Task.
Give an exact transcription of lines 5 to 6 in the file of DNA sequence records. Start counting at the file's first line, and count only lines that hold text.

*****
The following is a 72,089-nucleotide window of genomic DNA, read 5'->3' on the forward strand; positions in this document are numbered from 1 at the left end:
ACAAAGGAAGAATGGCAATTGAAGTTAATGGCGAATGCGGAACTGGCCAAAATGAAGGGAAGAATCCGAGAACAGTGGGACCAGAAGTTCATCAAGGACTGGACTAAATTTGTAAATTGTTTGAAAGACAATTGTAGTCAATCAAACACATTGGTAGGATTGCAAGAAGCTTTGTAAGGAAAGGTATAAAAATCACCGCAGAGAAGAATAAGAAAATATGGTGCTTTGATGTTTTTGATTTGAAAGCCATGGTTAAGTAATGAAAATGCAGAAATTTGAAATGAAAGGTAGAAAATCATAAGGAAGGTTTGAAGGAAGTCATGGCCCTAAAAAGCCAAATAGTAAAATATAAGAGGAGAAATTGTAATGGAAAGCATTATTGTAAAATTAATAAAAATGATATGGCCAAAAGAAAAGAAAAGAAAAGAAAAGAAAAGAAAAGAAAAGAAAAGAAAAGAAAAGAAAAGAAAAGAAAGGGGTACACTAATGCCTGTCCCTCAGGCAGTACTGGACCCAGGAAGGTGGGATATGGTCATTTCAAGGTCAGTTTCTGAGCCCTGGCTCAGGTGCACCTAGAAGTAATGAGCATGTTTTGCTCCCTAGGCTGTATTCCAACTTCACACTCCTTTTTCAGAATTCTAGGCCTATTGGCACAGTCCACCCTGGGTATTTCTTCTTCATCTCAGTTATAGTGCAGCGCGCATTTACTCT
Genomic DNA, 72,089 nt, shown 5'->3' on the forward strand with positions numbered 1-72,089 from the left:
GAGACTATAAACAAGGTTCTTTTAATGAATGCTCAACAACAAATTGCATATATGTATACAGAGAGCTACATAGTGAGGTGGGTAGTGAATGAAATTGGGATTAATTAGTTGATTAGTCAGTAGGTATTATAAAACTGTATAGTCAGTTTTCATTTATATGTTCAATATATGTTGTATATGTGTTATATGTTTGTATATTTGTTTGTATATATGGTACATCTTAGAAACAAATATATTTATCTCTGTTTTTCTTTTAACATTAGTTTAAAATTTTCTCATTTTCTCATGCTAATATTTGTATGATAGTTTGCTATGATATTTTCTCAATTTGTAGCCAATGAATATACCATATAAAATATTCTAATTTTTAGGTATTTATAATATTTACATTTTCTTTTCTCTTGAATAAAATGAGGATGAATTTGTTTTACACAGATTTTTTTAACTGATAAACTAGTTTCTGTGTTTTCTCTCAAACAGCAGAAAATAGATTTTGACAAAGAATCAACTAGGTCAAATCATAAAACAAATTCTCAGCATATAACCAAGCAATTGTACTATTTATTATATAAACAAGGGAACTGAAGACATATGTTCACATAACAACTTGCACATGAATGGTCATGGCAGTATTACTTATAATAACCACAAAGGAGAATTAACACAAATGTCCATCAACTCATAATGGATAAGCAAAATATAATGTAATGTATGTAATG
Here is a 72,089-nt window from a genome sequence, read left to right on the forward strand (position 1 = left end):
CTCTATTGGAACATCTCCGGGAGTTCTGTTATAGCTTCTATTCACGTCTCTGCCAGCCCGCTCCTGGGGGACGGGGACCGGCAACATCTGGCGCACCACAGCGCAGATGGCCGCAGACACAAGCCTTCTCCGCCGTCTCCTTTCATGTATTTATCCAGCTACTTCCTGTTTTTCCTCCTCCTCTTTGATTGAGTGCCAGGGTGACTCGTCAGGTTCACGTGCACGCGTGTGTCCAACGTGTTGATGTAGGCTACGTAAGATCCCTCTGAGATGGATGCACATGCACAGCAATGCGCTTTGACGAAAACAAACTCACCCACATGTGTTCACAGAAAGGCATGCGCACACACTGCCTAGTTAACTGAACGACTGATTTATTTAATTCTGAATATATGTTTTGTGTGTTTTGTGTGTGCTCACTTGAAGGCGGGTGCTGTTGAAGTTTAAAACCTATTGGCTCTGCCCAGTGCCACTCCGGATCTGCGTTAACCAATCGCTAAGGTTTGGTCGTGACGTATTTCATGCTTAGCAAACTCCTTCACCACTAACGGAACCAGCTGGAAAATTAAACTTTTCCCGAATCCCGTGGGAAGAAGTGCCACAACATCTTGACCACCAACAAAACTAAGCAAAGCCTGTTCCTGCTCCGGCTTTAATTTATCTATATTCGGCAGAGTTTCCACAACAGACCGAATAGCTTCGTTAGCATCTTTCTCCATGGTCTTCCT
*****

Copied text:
Here is a 72,089-nt window from a genome sequence, read left to right on the forward strand (position 1 = left end):
CTCTATTGGAACATCTCCGGGAGTTCTGTTATAGCTTCTATTCACGTCTCTGCCAGCCCGCTCCTGGGGGACGGGGACCGGCAACATCTGGCGCACCACAGCGCAGATGGCCGCAGACACAAGCCTTCTCCGCCGTCTCCTTTCATGTATTTATCCAGCTACTTCCTGTTTTTCCTCCTCCTCTTTGATTGAGTGCCAGGGTGACTCGTCAGGTTCACGTGCACGCGTGTGTCCAACGTGTTGATGTAGGCTACGTAAGATCCCTCTGAGATGGATGCACATGCACAGCAATGCGCTTTGACGAAAACAAACTCACCCACATGTGTTCACAGAAAGGCATGCGCACACACTGCCTAGTTAACTGAACGACTGATTTATTTAATTCTGAATATATGTTTTGTGTGTTTTGTGTGTGCTCACTTGAAGGCGGGTGCTGTTGAAGTTTAAAACCTATTGGCTCTGCCCAGTGCCACTCCGGATCTGCGTTAACCAATCGCTAAGGTTTGGTCGTGACGTATTTCATGCTTAGCAAACTCCTTCACCACTAACGGAACCAGCTGGAAAATTAAACTTTTCCCGAATCCCGTGGGAAGAAGTGCCACAACATCTTGACCACCAACAAAACTAAGCAAAGCCTGTTCCTGCTCCGGCTTTAATTTATCTATATTCGGCAGAGTTTCCACAACAGACCGAATAGCTTCGTTAGCATCTTTCTCCATGGTCTTCCT